Why Do I Write?

I normally try to talk about myself on this blog only when it might help to illuminate something for others, but I was asked to write a piece about why I write for the forum of the Royal Literary Fund Fellows. It occurred to me that it might amuse or, better still, get you thinking about your own reasons for writing. I write, I used to say, because it's the only respectable reason I've found for not doing the washing up. Then my first novel was published, and writing became another kind of washing up: not an escape from the... Read more →


Postiversary Competition Highly Commended: Hairnet Aardvaark, by Lev Parikian

This is the last of of three Highly Commended entries to the This Itch of Writing 500th Postiversary Competition. I liked this post because it made me laugh and it's probably more true - though arguably less detailedly helpful - than all the other competition posts put together with the rest of the whole darned more-than-six-years' worth of This Itch of Writing. Having said that, if you want to bag yourself a Highly Commended, then grossly flattering the competition organiser in the second paragraph is no bad strategy either. "A blog post, 500 words at most, which is helpful, interesting... Read more →


Postiversary Competition Highly Commended: Dark Matter, Dark Glass and Anne Tyler by Sophie Beal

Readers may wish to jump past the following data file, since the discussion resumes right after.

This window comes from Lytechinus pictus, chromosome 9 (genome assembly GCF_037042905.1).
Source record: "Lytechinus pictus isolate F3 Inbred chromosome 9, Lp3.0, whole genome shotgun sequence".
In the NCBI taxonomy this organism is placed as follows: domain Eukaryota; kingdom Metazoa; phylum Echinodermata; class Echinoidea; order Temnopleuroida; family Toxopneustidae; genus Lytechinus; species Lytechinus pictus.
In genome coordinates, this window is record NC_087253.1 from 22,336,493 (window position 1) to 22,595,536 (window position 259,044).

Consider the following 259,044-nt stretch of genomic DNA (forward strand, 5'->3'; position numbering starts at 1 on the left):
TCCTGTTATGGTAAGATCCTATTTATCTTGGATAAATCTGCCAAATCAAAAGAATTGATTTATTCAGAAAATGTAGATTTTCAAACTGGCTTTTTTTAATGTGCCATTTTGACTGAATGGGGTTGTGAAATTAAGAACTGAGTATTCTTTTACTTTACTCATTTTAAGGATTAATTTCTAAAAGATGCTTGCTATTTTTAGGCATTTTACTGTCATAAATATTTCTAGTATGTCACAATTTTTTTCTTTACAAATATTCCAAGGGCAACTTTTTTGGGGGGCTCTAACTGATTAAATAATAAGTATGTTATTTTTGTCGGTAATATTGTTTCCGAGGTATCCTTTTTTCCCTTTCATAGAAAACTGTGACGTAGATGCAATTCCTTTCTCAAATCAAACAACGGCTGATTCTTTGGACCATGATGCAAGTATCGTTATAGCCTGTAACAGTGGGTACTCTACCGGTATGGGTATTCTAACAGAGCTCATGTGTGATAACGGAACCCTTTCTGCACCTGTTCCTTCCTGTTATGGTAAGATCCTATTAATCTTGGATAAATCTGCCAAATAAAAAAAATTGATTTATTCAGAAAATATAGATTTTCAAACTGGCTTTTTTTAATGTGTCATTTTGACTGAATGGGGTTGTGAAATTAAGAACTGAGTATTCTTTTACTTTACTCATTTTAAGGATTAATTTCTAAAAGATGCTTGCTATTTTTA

This is the second of three Highly Commended entries to the This Itch of Writing 500th Postiversary Competition. I like this piece because it made me laugh, in a rueful, recognising sort of way, but also because it its own blog-sized way it's doesn't shirk the big questions. Sometimes I’m overwhelmed by literary ambition. I aim for the prose quality of Anne Tyler, the themes of Tolstoy and hope I’ll produce it at the speed of Dickens. Today is a good day. I’m happy to be someone trying her best with an English GCSE, a recordable IQ and no one... Read more →


Postiversary Competition Third Prize Winner: Where Do You Get Your Ideas From, by Sophie Jonas-Hill

Congratulations to Sophie Jonas-Hill for this delightful post, which won third prize in the This Itch of Writing 500th Postiversary Competition. Sophie wins a two-night writers' retreat at Retreats for You in Sheepwash, North Devon, where full board and friendly writerly company come as standard, and total silence and lunch-on-a-tray are offered with equal generosity. What I loved about this post is that it takes a classic question which we're all very familiar with, and finds a way to express it freshly, and practically. And I always love connections between different kinds of creativity: so often they illuminate each other.... Read more →


The 500th Postiversary Competition: win a writer's retreat and other prizes